I like to consider myself an adventurer, but I find that reading of adventures is also a rewarding experience. Particularly if those adventures are true and are about real people in real time. Recently, a friend recommended a book to me called “Tribe: On Homecoming and Belonging” by Sebastian Junger. You may know Junger by his most popular work, “The Perfect Storm,” a true story made into a movie with George Clooney and Mark Wahlberg.
Junger is a journalist, and has written many articles and books on the trials of men and women at the juncture of the elements, war and humanity. He has a direct, yet fascinating, way of writing these stories. His most recent book, “Tribe,” delves into “what we can learn from tribal societies about loyalty, belonging, and the eternal human quest for meaning.” Junger uses lots of history and psychology to portray his theory, from Darwin to the Iroquois to Benjamin Franklin, and he does it all in a slim volume of only 136 pages. His observation of returning veterans struggling to belong is particularly notable and moving, and his own experience of a man literally giving him the last of his food because of a sense of responsibility will make you think about what this human connection is all about.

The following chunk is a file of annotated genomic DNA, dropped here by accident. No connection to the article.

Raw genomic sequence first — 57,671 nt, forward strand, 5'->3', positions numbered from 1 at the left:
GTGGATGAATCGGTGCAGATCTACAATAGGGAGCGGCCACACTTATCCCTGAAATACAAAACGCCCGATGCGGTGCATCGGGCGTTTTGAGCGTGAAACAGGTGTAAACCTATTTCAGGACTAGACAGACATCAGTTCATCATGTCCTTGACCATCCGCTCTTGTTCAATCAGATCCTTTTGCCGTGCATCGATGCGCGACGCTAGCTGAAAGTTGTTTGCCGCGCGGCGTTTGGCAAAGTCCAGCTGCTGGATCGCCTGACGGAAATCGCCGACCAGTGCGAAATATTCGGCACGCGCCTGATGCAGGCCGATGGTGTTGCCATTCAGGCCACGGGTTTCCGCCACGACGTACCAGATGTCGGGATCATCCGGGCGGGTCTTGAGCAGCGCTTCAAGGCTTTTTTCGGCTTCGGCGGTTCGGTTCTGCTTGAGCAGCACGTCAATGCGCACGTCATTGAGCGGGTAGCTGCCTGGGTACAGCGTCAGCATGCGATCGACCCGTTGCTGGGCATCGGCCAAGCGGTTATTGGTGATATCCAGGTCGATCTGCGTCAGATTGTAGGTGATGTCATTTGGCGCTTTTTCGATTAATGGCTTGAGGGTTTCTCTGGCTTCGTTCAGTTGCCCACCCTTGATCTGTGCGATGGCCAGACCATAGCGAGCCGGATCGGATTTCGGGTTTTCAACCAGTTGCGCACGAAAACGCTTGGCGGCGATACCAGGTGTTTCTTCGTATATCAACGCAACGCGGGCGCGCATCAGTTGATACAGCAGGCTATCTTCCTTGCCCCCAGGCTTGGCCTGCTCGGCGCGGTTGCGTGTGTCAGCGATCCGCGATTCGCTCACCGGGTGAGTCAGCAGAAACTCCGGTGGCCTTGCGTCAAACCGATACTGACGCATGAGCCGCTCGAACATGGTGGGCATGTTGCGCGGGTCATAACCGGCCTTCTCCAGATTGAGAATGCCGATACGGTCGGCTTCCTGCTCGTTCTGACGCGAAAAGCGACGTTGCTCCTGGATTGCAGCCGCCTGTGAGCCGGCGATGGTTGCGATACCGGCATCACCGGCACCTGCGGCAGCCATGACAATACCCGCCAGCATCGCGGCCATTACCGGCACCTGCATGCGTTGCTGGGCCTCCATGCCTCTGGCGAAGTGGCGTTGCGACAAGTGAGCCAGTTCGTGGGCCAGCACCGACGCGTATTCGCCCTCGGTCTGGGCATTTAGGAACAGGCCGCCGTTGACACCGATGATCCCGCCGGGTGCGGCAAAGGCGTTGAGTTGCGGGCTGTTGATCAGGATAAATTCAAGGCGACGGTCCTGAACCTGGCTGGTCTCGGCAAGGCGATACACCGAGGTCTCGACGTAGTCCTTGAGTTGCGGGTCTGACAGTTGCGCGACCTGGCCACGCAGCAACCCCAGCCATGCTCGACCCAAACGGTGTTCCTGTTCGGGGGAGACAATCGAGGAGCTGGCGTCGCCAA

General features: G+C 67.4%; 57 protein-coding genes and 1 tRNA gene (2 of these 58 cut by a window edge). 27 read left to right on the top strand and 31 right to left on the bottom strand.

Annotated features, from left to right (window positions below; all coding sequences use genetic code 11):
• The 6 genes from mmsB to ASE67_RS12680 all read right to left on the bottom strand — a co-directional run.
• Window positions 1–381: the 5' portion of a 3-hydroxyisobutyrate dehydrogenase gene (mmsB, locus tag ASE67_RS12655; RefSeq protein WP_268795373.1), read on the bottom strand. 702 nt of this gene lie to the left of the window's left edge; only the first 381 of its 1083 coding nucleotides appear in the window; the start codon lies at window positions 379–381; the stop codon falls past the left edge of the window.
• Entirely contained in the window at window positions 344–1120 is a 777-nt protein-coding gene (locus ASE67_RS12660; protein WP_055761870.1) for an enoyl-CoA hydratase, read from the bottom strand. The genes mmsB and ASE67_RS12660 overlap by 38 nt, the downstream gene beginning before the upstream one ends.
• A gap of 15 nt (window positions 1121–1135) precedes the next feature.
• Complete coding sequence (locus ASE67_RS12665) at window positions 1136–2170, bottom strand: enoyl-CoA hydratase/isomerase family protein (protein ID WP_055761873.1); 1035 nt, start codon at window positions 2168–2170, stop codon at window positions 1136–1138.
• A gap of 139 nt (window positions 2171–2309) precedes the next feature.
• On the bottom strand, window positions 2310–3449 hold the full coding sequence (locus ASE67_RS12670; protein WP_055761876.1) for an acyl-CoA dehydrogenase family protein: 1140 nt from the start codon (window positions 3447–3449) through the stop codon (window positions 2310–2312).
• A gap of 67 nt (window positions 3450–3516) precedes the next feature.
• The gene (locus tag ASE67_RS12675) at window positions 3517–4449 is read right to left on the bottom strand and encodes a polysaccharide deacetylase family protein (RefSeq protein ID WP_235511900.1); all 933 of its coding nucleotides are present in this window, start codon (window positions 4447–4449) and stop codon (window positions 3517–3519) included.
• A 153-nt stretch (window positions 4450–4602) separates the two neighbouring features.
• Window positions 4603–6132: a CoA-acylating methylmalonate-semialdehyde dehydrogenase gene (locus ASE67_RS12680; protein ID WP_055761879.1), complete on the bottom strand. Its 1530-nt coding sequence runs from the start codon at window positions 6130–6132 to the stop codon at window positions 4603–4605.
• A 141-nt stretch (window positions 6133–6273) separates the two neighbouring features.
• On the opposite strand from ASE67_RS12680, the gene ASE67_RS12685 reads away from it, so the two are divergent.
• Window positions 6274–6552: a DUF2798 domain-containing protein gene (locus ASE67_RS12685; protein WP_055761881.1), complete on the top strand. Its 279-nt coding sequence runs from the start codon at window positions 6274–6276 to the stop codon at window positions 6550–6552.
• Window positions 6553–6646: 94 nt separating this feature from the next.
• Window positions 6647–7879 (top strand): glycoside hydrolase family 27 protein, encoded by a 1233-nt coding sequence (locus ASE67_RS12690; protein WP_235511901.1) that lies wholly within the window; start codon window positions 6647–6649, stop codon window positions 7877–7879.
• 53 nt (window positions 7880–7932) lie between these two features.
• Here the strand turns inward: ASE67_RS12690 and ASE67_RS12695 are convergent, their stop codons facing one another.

In a time when there is a lot of unrest in our nation, whether it be war, politics, the environment or justice, Junger sets out to explain why we are stronger when we come together and try to cross the divisions of society as a collective. I found the book to be sort of an “aha” moment, and frankly, have been thinking about it ever since I closed its thin blue cover. “Tribe” is well worth a read, and I think that even if you take away only a small sense of community from it then we are on the right track to gaining ground together. Junger’s other books include “Fire,” a book of essays on his work as a literary journalist from all reaches of the globe, and “War,” which he wrote after spending 15 months with a single platoon on a remote outpost in Afghanistan. Junger’s revelations and study of human nature in the midst of complex times is not to be missed, and I encourage anyone interested in who we are to pick up these page-turning and noteworthy books at the Lewistown Public Library.